Doughoregan Manor

3500 Manor Lane, Ellicott City, Howard County, Maryland

Built in 1735, for Charles Carroll II (1702-1782), of Annapolis. Distinguished by its 300-foot facade and attached Catholic chapel for private worship, Doughoregan is the only residence of a Signer of the U.S. Declaration of Independence (Charles Carroll III of Carrollton) that remains a private home - it is still lived in by the Carroll family today. It is said: "Only God, the Indians and the Carrolls have owned this land". Doughoregan Manor remains a family home and is not open to the public....

This house is best associated with...

Charles Carroll II

Charles Carroll II, of Annapolis & the Manor of Doughoregan, Maryland


Charles Carroll III

III, of Carrollton, Signer of the U.S. Declaration of Independence


Charles Carroll V

Colonel Charles Carroll V, of Doughoregan Manor, Maryland


Charles Carroll VI

Charles Carroll VI, of Doughoregan Manor; died unmarried


John Lee Carroll

John Lee Carroll, of Doughoregan Manor; 37th Governor of Maryland


Charles Carroll

of Paris, New York, Newport, "Villa Himalaya" Menton & Doughoregan Manor


Philip Acosta Carroll

Philip Acosta Carroll, of Doughoregan Manor, Maryland


Philip Carroll

Philip Carroll Jr., of Doughoregan Manor, Maryland


In 1688, Charles Carroll I (1661-1720) arrived from Ireland as the new Attorney-General of Maryland. By the time of his death in 1720, he was the colony's wealthiest citizen, but only two of his eleven children survived him: the eldest, Charles Carroll II of Annapolis, was given - among other estates - the Manor of Doughoregan, comprised of 10,000-acres, and so named for another that had once belonged to the Carrolls in Ireland.

Charles Carroll II is best associated with his townhouse in Annapolis, the "Charles Carroll House," but he also built the original one-and-a-half story brick house at Doughoregan  with a gambrel roof and separate kitchen. It was beautifully situated and built on an artificial knoll in front of six old elms said to be among the finest in the state.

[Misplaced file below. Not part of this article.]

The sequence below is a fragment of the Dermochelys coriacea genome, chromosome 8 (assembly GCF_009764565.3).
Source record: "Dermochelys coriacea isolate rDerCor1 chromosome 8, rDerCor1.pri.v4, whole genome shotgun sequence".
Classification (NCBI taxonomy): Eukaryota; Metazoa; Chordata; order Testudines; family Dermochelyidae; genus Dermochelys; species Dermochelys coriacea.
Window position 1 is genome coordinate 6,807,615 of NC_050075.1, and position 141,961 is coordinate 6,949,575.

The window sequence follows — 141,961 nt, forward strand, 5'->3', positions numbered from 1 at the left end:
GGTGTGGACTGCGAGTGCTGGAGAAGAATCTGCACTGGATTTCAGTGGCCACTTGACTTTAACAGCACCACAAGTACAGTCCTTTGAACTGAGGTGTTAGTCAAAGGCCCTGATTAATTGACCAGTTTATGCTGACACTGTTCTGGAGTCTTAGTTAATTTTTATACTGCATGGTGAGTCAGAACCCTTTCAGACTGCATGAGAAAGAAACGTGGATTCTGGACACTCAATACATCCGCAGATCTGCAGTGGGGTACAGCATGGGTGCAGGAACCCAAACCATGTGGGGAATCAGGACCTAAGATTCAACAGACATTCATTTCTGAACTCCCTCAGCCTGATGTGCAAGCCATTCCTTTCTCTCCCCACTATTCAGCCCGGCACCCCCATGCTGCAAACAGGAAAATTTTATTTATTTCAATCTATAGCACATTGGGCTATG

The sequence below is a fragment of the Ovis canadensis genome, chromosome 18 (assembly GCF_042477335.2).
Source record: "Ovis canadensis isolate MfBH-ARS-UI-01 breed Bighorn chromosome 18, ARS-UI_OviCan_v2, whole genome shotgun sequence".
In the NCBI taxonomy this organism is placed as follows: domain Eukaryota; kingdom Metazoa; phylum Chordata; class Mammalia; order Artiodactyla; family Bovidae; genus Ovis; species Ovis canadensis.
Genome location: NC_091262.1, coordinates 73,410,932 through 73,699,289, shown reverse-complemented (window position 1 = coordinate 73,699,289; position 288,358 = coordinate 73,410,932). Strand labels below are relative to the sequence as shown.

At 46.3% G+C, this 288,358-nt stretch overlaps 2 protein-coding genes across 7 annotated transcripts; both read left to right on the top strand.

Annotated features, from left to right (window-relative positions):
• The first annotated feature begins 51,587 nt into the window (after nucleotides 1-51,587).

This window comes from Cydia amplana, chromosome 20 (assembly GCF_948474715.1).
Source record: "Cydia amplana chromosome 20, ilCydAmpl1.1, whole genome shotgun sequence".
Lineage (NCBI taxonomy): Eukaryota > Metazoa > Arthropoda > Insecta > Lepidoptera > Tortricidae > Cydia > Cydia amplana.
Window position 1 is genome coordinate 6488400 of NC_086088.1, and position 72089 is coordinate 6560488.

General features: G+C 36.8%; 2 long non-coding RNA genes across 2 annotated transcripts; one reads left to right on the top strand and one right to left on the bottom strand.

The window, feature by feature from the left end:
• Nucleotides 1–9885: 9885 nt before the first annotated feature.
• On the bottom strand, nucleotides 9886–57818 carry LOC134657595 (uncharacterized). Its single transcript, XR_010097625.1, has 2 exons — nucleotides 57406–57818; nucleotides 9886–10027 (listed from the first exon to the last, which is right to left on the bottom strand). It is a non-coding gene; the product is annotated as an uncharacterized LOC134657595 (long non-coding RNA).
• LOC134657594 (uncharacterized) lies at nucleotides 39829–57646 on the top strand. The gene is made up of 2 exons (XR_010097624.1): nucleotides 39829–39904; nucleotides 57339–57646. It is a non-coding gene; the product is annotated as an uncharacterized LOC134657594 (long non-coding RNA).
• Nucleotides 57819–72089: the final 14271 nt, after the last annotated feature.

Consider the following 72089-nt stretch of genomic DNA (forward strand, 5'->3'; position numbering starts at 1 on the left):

Family tradition places Doughoregan's year of construction at 1735 and though the year 1727 is more often given, historians and researchers alike are unclear as to why. Architectural historians can only agree that the original Georgian house was built by Charles Carroll II sometime between 1720 and 1757. The T-shaped chapel - where his family could practise their Catholic faith and which still forms part of the manor today - is also thought to have been built by him, sometime before 1757.

In 1743, Charles II started a tradition for thoroughbred racing at Doughoregan when his horse was beaten in the first Annapolis Subscription Plate by George Hume Steuart's horse, "Dungannon". The tradition was still going strong in the 1930s when the annual Howard County Horse Show was held here, attracting crowds in their thousands.   

The Signer, Charles Carroll III of Carrollton

Charles Carroll III (1737-1832), of Carrollton, was the only son of Charles Carroll II and the sole heir to his 70,000-acres, which included the Manor of Doughoregan that in 1782 encompassed 13,000-acres. During the first part of his life, Charles III lived at Annapolis, but from 1766 he started spending his summers at Doughoregan with his wife, Mary Darnall (1748-1782). From 1797, he began making improvements to the manor in which he would live out his final three decades. From a lithograph taken prior to his death, it shows Doughoregan as a double-pile, gambrel-roofed, brick house of five bay windows with a pedimented, arcaded portico of three bays, flanked by two matching dependencies.

Charles III was the only Catholic - and the longest-living - Signer of the U.S. Declaration of Independence. At Doughoregan, he followed the example of the Ellicott brothers and planted grain with great success. He also became the county's unofficial banker, lending money to farmers so they could employ his farming methods and follow in his success.

The Life of the 18th Century Squire of Doughoregan

The entrance hall at Doughoregan is panelled and painted with English hunting scenes. To its right is the library and drawing room - both panelled in oak with a selection of portraits - where Charles III spent much of his time. To the left of the hall is the oak-panelled dining room with a recessed clock in the wall. The billiard room displays a vast oil painting (dated 1790) showing Charles III bidding farewell to his son who was then leaving to be educated in France: a ship is in the distance while his sisters weep and the slaves look sorrowful.